I’m here at the Falling Rock Cafe on the shores of Lake Superior catching up on the tennis action at SW19. It was nerve wracking logging onto Wimbledon.org without knowing anything of the past days’ results. Did Arnaud Clement upset Roger 102-100 in the fifth set? Did Rafa announce he was leaving tennis to join the Spanish World Cup team? Is Lindsay Davenport playing pro tennis again? (Oh, wait. . .)
Phew! Besides Victor Hanescu’s spitting spat with the crowd on Court 18 – the Romanian was fined $15,000 for “unsportsmanlike conduct” and “not using best efforts” after getting into it with the crowd and pulling out of his match down 0-3 in the fifth – everything seems to be progressing as expected. Roger dominated old Arnaud. Serena won yet another set 6-0. John Isner flopped in his second round match. Lindsay Davenport’s return to the pro circuit came to an end in the second round of the mixed doubles. And Rafael Nadal is still playing tennis.
At least for now. Wimbledon may be moving along, but Rafael Nadal’s road to a second Wimbledon trophy has hit some major road bumps. We wondered if he was catching Roger’s five-set-itis when the unheralded Robin Haase took him the distance in his second round match. But after winning Saturday’s 6-4, 4-6, 6-7 (5-7), 6-2, 6-3 battle vs. Philipp Petzschner, it’s obvious that Rafa’s suffering from more than a twenty-four hour tennis bug. He called the trainer out multiple times to work on his left arm and his right knee and quad. (Petzschner, who played two five-setters prior to this third round match, also called on the trainer for hip and back issues.) Adding insult to injury, Rafa was scolded by the chair umpire for illegal coaching.
Ah, controversy. Commentators like Boris Becker and Patrick McEnroe reportedly wondered aloud if Rafa’s tactics were more gamesmanship than real injury. And Petzschner made this comment after the match (via ESPN):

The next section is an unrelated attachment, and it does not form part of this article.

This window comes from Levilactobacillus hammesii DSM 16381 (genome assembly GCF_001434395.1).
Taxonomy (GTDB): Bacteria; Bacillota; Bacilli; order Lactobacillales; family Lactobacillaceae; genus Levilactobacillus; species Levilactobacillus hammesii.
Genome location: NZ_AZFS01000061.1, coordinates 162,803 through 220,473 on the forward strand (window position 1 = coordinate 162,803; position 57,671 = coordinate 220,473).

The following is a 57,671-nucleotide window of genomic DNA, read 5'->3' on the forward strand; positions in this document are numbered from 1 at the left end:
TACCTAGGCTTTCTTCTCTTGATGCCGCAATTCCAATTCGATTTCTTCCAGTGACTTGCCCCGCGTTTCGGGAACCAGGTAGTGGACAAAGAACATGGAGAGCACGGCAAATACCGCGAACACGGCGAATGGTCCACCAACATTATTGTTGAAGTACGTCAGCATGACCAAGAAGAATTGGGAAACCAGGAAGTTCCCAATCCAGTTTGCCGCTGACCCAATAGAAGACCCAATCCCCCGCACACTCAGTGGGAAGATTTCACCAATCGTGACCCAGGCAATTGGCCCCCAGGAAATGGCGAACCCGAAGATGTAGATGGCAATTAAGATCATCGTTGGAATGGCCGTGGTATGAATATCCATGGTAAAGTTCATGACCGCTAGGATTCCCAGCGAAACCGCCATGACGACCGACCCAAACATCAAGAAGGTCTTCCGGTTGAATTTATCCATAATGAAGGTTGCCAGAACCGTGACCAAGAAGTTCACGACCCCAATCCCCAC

“I thought he was moving great,” the German said. “I only could say if I would be injured like this once I would be happy [to be moving that well]. No, but I don’t know. Maybe he had something. Maybe it was just a clever part to take a timeout there. I don’t know.”
Rafa refuted such claims in his post-match presser, saying (via TennisReporters): “If I called the physio it means my knee was hurting a lot.” Even more convincing: he’s reportedly pulled out of the Davis Cup quarterfinal between Spain and France in early July, in order to have treatment on his knee.
I didn’t see the match so I’m relying on you guys to tell me how it unfolded. Regardless of the timing of the trainer visits, I find it hard to believe that Rafa would call the trainer for anything less than a serious injury. One thing is certain – Rafa’s still in the tournament. He gets Paul-Henri Mathieu in his next round.
The next rounds won’t be played until Monday. Wimbledon is conveniently giving everyone the day off on Sunday so I can fly back to civilization without missing another exciting moment. And considering some of the upcoming action – Serena vs. Sharapova, Clijsters vs. Henin, Djokovic vs. Hewitt and Querrey vs. Murray – it’s not just Rafa and me who need the day off to prepare.
For those of you looking for a Federer fix – thanks to Dari for sharing the link!